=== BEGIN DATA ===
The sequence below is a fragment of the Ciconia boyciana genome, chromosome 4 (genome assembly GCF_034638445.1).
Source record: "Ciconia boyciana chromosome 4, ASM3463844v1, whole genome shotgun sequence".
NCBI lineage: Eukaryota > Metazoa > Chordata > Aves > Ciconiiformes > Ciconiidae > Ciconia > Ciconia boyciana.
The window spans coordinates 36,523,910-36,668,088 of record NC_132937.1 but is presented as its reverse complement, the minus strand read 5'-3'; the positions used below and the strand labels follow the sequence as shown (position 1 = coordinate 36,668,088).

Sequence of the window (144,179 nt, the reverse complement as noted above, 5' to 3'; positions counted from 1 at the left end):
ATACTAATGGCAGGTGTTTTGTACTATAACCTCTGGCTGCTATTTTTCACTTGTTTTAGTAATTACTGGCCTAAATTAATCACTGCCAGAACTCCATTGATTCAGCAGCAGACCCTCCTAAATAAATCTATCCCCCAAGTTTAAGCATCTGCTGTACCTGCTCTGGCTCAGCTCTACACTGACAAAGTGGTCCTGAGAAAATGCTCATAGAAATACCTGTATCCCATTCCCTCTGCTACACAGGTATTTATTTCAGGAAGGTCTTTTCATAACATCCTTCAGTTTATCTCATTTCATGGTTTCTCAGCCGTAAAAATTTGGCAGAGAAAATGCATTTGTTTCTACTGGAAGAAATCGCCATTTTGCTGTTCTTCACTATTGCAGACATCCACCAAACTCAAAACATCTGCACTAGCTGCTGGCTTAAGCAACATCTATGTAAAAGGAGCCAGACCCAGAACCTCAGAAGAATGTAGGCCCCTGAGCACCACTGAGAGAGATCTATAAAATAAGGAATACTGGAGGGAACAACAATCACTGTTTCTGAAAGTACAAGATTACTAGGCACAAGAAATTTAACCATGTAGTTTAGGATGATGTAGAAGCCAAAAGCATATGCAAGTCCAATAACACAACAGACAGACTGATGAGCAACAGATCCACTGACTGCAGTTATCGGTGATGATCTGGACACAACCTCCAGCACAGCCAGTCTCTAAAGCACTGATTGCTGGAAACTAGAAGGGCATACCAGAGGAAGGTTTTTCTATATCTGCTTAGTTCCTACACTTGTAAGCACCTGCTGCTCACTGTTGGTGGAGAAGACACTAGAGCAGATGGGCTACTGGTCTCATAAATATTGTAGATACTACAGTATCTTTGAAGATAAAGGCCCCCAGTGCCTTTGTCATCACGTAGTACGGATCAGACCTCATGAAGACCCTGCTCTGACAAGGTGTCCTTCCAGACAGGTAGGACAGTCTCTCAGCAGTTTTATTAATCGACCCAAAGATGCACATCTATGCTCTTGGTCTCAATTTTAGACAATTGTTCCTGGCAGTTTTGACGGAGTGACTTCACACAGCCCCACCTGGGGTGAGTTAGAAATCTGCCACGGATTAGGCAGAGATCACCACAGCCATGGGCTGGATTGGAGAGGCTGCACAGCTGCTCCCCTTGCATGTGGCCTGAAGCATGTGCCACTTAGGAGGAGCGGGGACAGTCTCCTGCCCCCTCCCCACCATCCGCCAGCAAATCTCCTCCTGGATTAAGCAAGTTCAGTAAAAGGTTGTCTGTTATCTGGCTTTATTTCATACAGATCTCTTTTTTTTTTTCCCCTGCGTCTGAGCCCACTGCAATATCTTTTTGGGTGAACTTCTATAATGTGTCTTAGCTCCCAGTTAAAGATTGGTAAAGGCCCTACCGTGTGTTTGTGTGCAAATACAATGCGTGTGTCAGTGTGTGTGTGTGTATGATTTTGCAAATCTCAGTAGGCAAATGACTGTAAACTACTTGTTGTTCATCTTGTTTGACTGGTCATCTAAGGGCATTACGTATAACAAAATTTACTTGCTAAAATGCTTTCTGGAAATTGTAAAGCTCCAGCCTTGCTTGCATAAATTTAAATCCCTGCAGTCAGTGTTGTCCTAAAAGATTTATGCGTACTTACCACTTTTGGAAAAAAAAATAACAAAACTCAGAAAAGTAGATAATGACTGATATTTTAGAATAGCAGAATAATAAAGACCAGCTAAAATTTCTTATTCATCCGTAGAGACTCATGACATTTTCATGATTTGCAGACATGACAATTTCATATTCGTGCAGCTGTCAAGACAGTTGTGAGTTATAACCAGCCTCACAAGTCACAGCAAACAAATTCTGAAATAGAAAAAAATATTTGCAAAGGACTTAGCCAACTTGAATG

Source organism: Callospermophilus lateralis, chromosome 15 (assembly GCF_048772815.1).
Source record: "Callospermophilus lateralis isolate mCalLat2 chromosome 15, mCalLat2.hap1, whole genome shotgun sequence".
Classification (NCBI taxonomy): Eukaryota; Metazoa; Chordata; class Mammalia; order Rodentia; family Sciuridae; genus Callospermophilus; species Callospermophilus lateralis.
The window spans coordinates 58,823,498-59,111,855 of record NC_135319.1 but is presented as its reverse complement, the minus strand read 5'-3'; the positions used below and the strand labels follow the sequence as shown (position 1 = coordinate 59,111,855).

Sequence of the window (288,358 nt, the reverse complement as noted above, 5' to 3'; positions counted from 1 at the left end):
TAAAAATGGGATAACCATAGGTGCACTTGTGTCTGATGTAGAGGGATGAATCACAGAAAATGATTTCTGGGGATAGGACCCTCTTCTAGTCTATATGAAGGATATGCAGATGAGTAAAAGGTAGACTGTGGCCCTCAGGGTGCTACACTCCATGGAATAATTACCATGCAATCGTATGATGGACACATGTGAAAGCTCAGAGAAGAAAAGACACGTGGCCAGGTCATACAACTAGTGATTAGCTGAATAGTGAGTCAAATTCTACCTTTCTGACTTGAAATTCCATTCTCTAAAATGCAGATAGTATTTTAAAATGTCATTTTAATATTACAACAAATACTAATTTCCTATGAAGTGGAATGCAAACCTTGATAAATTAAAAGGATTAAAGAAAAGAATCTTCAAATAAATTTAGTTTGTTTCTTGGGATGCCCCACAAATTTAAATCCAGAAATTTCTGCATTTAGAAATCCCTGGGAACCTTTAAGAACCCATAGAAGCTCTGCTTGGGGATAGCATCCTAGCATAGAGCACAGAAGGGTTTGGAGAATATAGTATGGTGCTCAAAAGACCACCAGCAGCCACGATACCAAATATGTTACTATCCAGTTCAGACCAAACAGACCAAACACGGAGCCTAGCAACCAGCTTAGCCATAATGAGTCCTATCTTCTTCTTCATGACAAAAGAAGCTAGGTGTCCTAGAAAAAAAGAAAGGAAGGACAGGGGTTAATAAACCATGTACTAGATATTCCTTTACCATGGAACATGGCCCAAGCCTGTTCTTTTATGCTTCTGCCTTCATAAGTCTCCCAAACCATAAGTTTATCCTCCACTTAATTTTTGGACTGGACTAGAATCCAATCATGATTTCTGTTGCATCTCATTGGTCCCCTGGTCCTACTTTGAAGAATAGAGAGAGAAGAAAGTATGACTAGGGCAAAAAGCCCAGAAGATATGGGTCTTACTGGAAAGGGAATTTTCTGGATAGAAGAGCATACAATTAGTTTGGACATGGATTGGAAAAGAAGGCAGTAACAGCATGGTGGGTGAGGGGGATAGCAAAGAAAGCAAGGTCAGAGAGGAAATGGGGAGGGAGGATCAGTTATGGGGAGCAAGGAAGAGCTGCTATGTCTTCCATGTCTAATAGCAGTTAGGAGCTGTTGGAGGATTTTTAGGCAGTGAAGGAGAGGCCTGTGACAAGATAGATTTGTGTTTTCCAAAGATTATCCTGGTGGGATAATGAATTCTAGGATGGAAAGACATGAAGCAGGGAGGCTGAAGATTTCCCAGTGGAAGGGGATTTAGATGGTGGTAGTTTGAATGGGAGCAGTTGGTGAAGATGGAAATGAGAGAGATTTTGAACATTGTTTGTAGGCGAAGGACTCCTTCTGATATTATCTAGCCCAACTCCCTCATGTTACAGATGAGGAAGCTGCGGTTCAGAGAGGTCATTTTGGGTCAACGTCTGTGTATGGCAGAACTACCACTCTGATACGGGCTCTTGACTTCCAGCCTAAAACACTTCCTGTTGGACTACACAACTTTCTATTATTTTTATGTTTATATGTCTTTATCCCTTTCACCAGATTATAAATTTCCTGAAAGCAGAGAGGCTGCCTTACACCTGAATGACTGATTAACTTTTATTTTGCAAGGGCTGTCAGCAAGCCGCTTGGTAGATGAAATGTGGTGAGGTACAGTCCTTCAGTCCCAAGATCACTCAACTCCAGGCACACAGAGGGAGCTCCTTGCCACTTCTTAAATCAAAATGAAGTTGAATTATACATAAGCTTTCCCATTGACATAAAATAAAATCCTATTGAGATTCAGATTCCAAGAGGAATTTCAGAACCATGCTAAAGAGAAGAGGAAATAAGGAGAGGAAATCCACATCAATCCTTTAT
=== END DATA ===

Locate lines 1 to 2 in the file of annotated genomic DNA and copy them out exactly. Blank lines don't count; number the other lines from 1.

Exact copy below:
The sequence below is a fragment of the Ciconia boyciana genome, chromosome 4 (genome assembly GCF_034638445.1).
Source record: "Ciconia boyciana chromosome 4, ASM3463844v1, whole genome shotgun sequence".